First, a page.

ICC investigation a possible milestone for accountability in Europe
”The Norwegian Helsinki Committee welcomes the decision by Fatou Bensouda, the Prosecutor of the International Criminal Court, on October 8 to submit a request to the Pre-Trial Chamber of the ICC to open an investigation of core international crimes during the war in Georgia in 2008,” says Secretary General Bjørn Engesland.
“The decision gives hope there will be justice in Georgia. Moreover, impunity has been a persistent feature of the many brutal post-Soviet armed conflicts. An ICC investigation in Georgia could be a game-changer in the region”, Engesland continues.
Large-scale hostilities broke out in Georgia on 7 August 2008 when government troops launched an attack on the breakaway republic of South Ossetia. In response, Russia invaded and occupied a large part of the Georgia. According to the prosecutor’s request, an “estimated 13,400 to 18,500 ethnic Georgians were forcibly displaced from South Ossetia and the 20km buffer zone” established by Russian forces in what could amount to a crime against humanity.
A peace treaty was signed on 14 August. While most of those who were internally displaced or fled during the conflict were able to return to their homes, the expulsion of Georgians from villages in South Ossetia appears to be permanent.
Many organizations and journalists documented international crimes in South Ossetia and Georgia. After initially collecting evidence on what appeared to be war crimes and crimes against humanity during and after the war, together with Georgian partners, the Norwegian Helsinki Committee (NHC) later documented the lack of efficient investigations in Georgia and Russia.
By surveying witnesses to and victims of grave crimes, as well as the sites where crimes were committed, the NHC concluded that genuine investigations were not carried out by national justice authorities, in spite of what Georgian and Russian prosecutors claimed.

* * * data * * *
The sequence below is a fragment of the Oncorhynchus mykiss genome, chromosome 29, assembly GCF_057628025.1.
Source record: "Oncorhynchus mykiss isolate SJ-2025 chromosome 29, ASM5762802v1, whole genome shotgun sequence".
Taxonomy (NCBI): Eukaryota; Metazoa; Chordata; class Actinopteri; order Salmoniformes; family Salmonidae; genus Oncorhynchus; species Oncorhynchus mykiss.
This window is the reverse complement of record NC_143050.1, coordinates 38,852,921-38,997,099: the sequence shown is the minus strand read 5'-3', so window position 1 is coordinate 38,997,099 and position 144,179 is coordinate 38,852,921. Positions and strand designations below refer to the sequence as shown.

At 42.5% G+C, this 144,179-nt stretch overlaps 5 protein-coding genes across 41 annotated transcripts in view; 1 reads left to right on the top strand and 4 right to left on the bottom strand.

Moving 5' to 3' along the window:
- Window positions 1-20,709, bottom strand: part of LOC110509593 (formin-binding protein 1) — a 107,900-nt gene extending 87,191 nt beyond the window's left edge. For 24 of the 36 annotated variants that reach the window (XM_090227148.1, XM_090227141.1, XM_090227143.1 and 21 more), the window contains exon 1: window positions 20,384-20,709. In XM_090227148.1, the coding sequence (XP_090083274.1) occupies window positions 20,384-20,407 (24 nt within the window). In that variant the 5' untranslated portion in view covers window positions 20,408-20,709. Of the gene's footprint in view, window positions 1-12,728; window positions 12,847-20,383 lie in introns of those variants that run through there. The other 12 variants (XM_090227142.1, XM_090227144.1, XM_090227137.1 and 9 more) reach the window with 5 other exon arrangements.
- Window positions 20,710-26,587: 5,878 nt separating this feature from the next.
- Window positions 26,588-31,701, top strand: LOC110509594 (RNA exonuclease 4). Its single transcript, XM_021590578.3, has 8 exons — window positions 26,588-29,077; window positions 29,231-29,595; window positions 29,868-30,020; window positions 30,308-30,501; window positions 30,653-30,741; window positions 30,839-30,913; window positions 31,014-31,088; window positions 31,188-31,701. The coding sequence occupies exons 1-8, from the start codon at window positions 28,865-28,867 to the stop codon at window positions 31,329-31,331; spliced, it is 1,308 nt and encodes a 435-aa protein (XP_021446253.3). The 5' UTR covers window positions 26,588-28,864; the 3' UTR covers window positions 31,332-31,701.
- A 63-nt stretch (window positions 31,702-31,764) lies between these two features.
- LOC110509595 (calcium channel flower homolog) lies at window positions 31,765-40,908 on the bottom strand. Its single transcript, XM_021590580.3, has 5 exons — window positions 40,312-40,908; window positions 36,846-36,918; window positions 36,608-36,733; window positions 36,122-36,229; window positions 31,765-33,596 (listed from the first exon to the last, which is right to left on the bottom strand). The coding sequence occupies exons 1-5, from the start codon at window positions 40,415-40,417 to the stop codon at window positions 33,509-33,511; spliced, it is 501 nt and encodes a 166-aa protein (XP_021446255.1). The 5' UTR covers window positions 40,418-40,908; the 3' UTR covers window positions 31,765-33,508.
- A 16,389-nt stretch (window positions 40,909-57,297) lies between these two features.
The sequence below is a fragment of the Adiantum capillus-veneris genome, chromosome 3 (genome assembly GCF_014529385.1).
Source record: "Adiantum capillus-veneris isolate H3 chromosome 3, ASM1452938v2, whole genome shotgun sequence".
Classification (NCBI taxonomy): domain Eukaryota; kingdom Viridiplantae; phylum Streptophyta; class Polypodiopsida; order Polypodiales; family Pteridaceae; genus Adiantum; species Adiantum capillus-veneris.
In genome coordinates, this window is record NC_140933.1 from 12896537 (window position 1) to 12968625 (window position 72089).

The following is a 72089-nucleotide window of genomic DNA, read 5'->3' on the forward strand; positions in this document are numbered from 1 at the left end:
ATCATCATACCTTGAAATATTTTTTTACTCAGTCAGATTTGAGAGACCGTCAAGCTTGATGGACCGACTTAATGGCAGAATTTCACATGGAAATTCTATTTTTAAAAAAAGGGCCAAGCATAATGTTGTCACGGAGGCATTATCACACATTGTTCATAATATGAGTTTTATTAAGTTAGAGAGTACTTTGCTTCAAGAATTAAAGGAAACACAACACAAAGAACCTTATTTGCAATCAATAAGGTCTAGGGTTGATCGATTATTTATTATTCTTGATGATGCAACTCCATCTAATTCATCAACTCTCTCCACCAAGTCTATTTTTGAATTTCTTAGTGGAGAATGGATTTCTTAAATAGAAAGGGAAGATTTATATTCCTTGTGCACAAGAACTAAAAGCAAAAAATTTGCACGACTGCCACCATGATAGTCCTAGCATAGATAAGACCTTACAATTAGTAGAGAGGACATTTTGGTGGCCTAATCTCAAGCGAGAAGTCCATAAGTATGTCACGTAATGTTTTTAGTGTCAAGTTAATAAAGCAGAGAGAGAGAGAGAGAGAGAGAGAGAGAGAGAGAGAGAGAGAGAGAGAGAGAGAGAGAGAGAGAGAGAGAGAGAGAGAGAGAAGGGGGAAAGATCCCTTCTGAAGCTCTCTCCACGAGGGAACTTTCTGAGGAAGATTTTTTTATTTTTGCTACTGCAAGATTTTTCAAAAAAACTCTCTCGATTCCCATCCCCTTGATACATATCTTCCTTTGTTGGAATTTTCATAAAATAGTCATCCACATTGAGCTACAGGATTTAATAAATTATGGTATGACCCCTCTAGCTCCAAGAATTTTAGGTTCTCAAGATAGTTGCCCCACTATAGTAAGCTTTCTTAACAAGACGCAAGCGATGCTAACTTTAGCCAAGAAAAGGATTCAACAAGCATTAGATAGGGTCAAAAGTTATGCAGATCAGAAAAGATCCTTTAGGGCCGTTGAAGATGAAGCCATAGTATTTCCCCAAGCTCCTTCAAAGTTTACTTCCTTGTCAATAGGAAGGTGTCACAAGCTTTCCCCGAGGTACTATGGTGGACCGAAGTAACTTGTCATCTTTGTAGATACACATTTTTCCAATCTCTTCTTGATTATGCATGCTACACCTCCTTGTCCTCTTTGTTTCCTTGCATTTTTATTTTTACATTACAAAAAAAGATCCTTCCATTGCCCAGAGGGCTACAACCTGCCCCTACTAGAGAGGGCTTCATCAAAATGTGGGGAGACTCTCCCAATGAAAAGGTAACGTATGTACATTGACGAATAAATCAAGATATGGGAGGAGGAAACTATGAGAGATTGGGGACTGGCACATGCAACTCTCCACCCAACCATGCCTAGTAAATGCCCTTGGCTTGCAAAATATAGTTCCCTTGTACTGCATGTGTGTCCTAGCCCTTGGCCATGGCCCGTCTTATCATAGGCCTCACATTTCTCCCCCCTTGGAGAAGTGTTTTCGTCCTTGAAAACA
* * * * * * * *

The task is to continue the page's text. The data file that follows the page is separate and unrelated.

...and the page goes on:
From 2010 to 2014, the NHC published four reports on the lack of investigations, and made numerous appeals to relevant justice authorities, including the Office of the Prosecutor of the ICC (OTP) in The Hague.
“With this decision by the Prosecutor, we feel that we have been listened to,” says Secretary General Engesland. “Fatou Bensouda has made a milestone decision, and hopefully the Pre-Trial Chamber will agree to her detailed and soundly reasoned request. If so, it will be the ICC’s first investigation in Europe, and the first outside Africa. That would be the right move, for impunity should not be tolerated anywhere. We call on both Georgia and Russia to assist the ICC if an investigation is opened.”
Georgia deposited its instrument of ratification to the Rome Statute, the International Criminal Court's founding treaty, on 5 September 2003. The ICC Prosecutor announced the preliminary examination of the Situation in Georgia on 14 August 2008.
The ICC will only open an investigation if serious crimes are believed to have taken place and if local justice authorities are unable or unwilling to investigate the crimes. The request by the OTP is thus a sign that the patience is ended with regard to Georgia’s and Russia’s attempts at investigating possible crimes.
While it appears that forces under Russian control carried out the majority and the most severe crimes, both sides committed crimes. The ICC policy is to target senior commanders. In principle, both nations’ leaders, then Presidents Mikheil Saakashvili of Georgia and Dmitry Medvedev of the Russian Federation, could be indicted.
“While Georgia today appears to be first in line of countries outside of Africa to be investigated by the ICC,” says Engesland, “Ukraine has just accepted ICC jurisdiction over core international crimes committed during the armed conflict that started in the winter of 2014. An ICC investigation would be a signal that impunity can no longer be taken for granted in a region where those presiding over armed conflicts have faced few consequences other than political dividends.”